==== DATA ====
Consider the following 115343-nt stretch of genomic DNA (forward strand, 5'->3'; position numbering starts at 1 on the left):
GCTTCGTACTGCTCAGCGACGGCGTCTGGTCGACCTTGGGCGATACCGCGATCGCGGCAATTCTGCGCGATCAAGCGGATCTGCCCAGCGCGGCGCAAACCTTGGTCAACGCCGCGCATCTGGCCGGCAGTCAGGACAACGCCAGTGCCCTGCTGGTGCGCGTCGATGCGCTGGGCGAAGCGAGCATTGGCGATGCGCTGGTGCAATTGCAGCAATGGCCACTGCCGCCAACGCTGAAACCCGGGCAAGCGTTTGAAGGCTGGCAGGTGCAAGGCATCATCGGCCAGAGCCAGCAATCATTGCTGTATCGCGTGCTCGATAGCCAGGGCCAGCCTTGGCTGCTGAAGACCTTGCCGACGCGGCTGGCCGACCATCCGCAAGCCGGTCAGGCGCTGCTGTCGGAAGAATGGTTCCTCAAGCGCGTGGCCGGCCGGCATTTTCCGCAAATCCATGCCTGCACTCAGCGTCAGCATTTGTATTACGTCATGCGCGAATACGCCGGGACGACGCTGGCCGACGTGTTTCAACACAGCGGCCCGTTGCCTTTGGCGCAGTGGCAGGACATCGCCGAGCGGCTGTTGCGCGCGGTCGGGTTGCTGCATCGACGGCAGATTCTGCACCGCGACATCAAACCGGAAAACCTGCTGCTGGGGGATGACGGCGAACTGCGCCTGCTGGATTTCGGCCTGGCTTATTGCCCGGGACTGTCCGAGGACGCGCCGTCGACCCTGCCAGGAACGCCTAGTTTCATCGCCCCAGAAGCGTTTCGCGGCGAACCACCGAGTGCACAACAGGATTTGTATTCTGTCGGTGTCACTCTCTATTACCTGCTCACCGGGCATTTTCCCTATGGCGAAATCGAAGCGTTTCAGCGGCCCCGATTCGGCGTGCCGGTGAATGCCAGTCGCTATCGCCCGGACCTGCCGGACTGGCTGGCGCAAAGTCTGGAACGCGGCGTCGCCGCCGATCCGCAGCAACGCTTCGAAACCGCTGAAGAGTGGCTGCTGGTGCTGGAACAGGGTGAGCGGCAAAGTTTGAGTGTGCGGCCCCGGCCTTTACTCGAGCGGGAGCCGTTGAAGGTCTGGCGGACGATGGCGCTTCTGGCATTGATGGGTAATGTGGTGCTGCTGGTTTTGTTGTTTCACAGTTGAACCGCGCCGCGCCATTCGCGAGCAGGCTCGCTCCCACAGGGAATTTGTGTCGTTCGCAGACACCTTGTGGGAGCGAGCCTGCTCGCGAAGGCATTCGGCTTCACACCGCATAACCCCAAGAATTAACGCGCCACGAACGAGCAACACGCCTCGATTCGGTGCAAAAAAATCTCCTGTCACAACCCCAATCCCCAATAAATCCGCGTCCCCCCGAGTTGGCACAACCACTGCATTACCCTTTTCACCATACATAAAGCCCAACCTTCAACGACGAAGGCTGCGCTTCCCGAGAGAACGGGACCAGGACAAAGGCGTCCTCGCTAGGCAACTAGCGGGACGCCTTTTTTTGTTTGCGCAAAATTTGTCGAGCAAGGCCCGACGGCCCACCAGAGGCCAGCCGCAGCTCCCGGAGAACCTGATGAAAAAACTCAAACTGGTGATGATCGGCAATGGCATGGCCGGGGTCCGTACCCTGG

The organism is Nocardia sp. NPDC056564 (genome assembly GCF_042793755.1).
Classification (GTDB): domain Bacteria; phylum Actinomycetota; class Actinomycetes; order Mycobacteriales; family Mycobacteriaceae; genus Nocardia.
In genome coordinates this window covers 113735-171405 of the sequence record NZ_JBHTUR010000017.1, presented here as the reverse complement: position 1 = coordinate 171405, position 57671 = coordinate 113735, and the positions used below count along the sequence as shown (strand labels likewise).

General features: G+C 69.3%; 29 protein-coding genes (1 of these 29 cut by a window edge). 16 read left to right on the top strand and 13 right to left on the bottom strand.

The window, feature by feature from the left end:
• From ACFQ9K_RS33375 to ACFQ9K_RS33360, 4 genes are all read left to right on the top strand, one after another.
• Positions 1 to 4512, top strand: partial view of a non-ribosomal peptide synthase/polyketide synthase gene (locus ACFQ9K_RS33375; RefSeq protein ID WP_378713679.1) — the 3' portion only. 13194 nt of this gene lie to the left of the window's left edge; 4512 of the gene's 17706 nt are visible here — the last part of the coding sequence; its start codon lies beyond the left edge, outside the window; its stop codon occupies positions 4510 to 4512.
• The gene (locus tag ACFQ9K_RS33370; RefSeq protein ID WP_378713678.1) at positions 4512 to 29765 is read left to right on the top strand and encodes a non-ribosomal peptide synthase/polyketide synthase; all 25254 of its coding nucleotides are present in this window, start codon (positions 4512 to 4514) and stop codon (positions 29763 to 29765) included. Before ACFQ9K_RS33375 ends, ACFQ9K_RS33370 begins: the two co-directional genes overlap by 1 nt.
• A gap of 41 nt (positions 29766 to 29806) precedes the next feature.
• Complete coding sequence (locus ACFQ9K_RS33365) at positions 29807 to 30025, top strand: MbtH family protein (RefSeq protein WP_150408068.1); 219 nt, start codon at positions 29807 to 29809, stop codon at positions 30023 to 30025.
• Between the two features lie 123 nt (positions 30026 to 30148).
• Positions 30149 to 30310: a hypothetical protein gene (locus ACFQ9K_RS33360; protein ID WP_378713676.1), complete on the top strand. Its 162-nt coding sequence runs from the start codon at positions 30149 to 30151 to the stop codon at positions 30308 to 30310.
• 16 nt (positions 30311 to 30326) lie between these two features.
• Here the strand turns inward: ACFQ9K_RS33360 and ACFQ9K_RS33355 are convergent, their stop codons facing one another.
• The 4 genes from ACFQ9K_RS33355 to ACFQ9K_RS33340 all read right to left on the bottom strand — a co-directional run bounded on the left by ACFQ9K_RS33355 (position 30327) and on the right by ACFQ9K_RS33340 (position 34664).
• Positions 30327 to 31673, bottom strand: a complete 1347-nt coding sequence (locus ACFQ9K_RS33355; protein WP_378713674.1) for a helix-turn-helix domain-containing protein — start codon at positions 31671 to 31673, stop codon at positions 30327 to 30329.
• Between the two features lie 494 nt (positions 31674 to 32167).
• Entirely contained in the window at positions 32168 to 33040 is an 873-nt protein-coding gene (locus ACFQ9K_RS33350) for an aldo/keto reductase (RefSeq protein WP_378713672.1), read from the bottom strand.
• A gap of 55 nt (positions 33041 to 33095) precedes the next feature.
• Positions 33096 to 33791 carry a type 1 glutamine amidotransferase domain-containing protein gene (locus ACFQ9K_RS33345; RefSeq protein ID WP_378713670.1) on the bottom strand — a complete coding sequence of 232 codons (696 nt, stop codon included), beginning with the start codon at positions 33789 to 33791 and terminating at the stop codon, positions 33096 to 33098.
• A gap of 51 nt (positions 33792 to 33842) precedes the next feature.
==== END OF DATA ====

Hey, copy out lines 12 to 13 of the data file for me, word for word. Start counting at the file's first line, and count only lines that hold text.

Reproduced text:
• Complete coding sequence (locus ACFQ9K_RS33365) at positions 29807 to 30025, top strand: MbtH family protein (RefSeq protein WP_150408068.1); 219 nt, start codon at positions 29807 to 29809, stop codon at positions 30023 to 30025.
• Between the two features lie 123 nt (positions 30026 to 30148).